ThinkingDon Draper and “subconscious work”

Don Draper and “subconscious work”

My family and I are belatedly catching up with “Mad Men” on Netflix – we missed it the first time round. Something that Don Draper said to Peggy Olsen the other day really struck me.

You’ll recall that Don Draper is the (anti)hero of the series: the experienced ad executive. And Peggy Olsen (who I think is my favourite character) is an up and coming copywriter. She’s working on a new campaign – and is stuck. Don’s advice to Peggy: “Think about it really hard. Learning everything. Then, forget about all of it and an idea will just POP into your mind.”

“Think about it really hard. … Then, forget about all of it…”

George Polya, the 20th Century Hungarian mathematician (responsible for the Central Limit Theorem and other gems), talks about Don Draper’s problem solving process in his 1945 classic “How to solve it“. (By the way, do yourself a favour, if there is only one book you’re going to buy on mathematics etc…). Polya calls it “subconscious work”.

So what is subconscious work?

So, what is subconscious work? Polya describes it in this way:

“It often happens that you have no success at all with a problem: you work very hard yet without finding anything. But when you come back to the problem after a night’s rest, or a few days interruption, a bright idea appears and you solve the problem easily.”

Polya asks, who solved that problem? “Obviously, oneself, working at it subconsciously“. (Italics in the original).

This is clearly a common human experience. It has variants of course. For example, Frederik Kekule, a German chemist, describes being stuck on the problem of the chemical structure of Benzene. One night in 1865 he has a dream of a snake biting its tail – and from that he sees that Benzene has a cyclic structure.

Cyclic structure of Benzene, as dreamed by Kukule

Cyclic structure of Benzene, as dreamed by Kukule (By Haltopub [CC BY-SA 3.0 (], via Wikimedia Commons)

 So, can you actually get your subconscious to do your work for you?

So, can you actually get your subconscious to do your work for you? Polya thinks you can:

“Whatever may or may not be the merits of the theory of subconscious work, it is certain that there is a limit beyond which we should not force the conscious reflection. There are certain moments in which it is better to leave the problem alone for a while. “Take counsel of your pillow” is an old piece of advice. Allowing an interval of rest to the problem and to ourselves, we may obtain more tomorrow with less effort.”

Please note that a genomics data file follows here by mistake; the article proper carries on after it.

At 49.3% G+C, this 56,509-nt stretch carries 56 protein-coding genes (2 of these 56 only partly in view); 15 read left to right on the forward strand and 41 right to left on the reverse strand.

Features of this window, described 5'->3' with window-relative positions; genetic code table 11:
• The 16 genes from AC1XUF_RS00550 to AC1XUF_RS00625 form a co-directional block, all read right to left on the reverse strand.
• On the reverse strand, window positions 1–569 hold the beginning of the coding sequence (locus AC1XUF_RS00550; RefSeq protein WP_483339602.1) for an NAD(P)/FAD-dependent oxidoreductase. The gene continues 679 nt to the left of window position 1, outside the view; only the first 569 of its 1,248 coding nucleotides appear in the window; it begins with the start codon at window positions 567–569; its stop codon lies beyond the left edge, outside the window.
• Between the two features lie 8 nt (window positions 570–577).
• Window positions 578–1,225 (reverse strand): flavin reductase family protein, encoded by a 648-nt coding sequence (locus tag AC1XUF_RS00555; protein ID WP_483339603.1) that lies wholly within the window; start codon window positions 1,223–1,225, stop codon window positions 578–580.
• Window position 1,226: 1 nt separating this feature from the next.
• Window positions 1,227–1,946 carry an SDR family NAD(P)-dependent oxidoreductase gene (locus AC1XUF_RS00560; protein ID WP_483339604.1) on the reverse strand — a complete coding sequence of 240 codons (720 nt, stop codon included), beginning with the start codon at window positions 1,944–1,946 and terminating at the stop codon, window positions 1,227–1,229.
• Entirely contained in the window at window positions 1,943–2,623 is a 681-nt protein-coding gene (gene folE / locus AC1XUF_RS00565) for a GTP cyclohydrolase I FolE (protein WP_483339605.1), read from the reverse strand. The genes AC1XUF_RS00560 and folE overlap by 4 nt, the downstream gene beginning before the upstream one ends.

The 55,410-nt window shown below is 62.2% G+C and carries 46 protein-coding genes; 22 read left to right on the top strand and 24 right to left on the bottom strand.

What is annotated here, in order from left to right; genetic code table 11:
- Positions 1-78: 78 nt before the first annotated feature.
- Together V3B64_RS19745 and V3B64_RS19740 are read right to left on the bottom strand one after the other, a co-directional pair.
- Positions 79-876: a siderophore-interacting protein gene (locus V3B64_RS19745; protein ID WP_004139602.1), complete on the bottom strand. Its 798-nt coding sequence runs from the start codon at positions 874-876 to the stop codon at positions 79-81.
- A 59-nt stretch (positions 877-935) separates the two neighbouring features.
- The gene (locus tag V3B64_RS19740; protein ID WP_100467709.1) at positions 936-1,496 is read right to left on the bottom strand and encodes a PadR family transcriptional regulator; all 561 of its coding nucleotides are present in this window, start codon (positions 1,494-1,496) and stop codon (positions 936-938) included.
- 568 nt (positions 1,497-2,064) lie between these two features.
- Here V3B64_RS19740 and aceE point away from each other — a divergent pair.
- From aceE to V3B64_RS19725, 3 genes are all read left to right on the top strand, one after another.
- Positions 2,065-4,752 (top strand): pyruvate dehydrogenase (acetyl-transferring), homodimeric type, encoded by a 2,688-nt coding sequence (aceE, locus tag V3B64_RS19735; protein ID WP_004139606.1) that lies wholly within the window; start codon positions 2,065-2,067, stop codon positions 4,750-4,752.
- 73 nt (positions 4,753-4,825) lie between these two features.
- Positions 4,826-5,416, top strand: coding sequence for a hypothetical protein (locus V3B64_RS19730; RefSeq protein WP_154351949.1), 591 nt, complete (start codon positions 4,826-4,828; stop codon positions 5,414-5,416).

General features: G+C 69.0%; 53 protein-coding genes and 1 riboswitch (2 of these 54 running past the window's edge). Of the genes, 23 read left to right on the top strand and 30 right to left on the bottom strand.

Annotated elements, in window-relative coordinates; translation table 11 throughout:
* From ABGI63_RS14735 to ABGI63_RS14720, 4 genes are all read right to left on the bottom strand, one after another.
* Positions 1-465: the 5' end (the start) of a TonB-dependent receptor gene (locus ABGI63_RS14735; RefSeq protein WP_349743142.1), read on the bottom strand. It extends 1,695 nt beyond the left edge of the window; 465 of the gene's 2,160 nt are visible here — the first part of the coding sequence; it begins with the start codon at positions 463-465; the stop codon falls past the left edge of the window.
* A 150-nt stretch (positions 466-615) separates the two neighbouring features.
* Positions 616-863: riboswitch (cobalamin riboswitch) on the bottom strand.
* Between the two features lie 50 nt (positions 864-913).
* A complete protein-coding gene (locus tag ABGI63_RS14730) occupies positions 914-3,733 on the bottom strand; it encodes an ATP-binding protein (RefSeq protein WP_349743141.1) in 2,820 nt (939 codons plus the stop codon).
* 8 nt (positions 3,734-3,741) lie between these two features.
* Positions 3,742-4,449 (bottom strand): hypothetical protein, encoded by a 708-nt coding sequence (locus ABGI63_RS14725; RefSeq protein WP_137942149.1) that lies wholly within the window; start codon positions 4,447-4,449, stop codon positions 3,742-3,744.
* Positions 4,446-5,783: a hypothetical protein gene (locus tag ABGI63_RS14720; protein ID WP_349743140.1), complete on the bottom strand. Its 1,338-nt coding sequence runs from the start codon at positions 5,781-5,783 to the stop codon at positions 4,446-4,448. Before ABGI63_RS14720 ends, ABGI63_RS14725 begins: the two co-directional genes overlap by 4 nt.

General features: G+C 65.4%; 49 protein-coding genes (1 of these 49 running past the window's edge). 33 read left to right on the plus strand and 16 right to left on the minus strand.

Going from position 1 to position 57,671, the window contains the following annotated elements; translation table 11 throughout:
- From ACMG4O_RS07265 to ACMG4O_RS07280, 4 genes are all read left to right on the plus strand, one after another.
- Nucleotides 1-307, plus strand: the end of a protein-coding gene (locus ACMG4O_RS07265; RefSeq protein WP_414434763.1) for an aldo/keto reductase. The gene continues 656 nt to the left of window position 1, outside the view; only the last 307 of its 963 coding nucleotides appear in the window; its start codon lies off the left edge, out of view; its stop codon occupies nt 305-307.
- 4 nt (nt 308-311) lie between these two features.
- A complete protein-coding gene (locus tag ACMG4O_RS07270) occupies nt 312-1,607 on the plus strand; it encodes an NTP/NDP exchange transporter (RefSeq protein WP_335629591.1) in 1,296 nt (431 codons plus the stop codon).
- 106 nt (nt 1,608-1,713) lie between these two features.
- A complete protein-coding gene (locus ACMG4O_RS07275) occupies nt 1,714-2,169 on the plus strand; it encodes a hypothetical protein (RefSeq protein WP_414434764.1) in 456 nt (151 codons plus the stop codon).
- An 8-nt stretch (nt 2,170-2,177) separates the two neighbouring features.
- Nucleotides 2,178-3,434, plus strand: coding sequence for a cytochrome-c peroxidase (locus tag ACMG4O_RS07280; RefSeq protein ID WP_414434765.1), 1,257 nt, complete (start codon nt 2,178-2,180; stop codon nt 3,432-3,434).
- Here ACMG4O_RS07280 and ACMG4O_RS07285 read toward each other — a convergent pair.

But, not all problems are going to be solved if you just leave them “alone for a while”. According to Polya you must either desire the solution greatly, or have worked on the problem hard, or both, before giving it a break. As he says:

“Only such problems come back improved whose solution we passionately desire, or for which we have worked with great tension; conscious effort and tension seem to be necessary to set the subconscious work going.”

Otherwise, if it were otherwise, Polya notes, we would “solve difficult problems just by sleeping and waiting for a bright idea”.

Tips for setting your subconscious to work

So, here are some tips for setting your subconscious to work – based on the advice of Don Draper, Frederik Kekule, and George Polya.

  • Work hard on the problem first. Think about it. Bash your head against it.
  • Then relax – do something else. At the very least go get a cup of coffee and think about something else.
  • Even better, if you can, sleep on it. This both gives your subconscious more time and refreshes you. You never know, you might even have the equivalent of Kekule’s snake dream!
  • Come back the next day and have another go – in as a relaxed a way as possible – and see what your subconscious throws up.

I see this all the time with workshops. The best strategy workshops I do are the two day ones. And it’s the morning of the second day when all the ideas come out. The group has worked hard on the first day to understand the strategic situation. I make sure that they have started to think about future possibilities before the end of that first day. They go away, sleep on things, and everything comes out on the second morning.

When you’re planning your next strategy workshop – try that. Even if it means doing an afternoon half day on day one and a morning half day on day two.

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